Show that $R$ is closed but not sequentially compact.

Attempt: A subset E of a metric space X is said to be sequentially compact if and only if every sequence $x_n \in E$ has a convergent subsequence whose limit belongs to $E$. And every sequentially set is closed and bounded.

Suppose $x_n$ is a sequence then $R$ is closed since every convergent sequence $x_k \in R$ satisfies $\lim_{k → \infty} x_n \in E$. But (0, 7) is bounded and closed but not sequentially compact?

Can someone please help? Any feedback will help. Thank you

  • $\begingroup$ You can use a \mathbb before R to get $\mathbb R $ $\endgroup$ – gary Apr 9 '15 at 4:52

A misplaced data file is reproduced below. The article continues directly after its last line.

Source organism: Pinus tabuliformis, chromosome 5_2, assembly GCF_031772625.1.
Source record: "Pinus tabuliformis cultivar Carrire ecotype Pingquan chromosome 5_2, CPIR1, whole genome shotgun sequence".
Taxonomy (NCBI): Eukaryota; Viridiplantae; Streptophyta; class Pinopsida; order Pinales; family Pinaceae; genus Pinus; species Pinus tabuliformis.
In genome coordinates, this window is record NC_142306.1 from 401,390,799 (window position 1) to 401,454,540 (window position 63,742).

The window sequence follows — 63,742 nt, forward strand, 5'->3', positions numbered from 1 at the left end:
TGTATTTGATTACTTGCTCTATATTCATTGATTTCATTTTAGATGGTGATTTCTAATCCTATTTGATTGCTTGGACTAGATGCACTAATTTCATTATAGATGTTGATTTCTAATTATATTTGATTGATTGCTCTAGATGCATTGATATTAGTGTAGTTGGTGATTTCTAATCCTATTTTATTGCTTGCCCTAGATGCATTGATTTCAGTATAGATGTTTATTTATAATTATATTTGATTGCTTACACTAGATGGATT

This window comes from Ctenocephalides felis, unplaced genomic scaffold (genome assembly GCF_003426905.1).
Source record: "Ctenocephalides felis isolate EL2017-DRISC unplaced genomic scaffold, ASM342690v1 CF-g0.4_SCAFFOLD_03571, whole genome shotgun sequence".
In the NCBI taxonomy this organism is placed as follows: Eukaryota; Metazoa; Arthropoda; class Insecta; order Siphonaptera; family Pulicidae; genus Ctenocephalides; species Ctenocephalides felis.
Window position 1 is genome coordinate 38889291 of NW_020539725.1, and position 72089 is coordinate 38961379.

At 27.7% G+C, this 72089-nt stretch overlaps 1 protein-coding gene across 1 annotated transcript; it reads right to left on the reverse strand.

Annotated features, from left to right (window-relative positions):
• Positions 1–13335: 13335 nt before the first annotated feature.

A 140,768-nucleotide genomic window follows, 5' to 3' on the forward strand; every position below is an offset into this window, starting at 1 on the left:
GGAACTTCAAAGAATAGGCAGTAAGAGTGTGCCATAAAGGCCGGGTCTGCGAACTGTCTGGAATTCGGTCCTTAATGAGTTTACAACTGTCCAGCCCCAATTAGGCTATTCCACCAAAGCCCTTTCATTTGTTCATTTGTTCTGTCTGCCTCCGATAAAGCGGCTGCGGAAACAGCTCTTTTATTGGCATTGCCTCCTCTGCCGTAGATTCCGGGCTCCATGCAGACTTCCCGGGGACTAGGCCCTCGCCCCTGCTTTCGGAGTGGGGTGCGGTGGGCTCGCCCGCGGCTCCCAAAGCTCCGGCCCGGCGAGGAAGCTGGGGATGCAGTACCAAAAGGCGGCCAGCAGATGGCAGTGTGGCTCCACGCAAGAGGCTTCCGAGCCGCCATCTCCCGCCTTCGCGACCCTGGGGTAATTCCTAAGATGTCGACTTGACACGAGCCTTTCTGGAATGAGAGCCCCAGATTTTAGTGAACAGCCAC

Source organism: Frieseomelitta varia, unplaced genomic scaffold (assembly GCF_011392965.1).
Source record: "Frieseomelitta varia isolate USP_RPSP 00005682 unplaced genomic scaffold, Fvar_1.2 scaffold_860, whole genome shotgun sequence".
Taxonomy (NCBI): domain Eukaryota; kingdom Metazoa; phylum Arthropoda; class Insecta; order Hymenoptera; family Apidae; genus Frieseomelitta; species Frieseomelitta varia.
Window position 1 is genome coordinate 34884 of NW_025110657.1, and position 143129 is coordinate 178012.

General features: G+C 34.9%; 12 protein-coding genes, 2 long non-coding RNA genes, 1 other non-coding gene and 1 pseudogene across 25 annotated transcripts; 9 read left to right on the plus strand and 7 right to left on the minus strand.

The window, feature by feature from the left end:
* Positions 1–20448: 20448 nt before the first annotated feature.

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    $\begingroup$ @gary or \Bbb R $\endgroup$ – Mario Carneiro Apr 9 '15 at 5:20
  • $\begingroup$ @MarioCarneiro: Thanks, did not know that one. $\endgroup$ – gary Apr 9 '15 at 5:21

Take the sequence {$ 1,2,3,...$} in $\mathbb R$ . Does it have any convergent subsequence?

  • $\begingroup$ No. So I can just let $x_n = n$ and say $x_n $ does not have a convergent subsequence? $\endgroup$ – user848204 Apr 9 '15 at 4:40
  • $\begingroup$ Yes, that would work, since it is a sequence without a convergent subsequence. $\endgroup$ – gary Apr 9 '15 at 4:50

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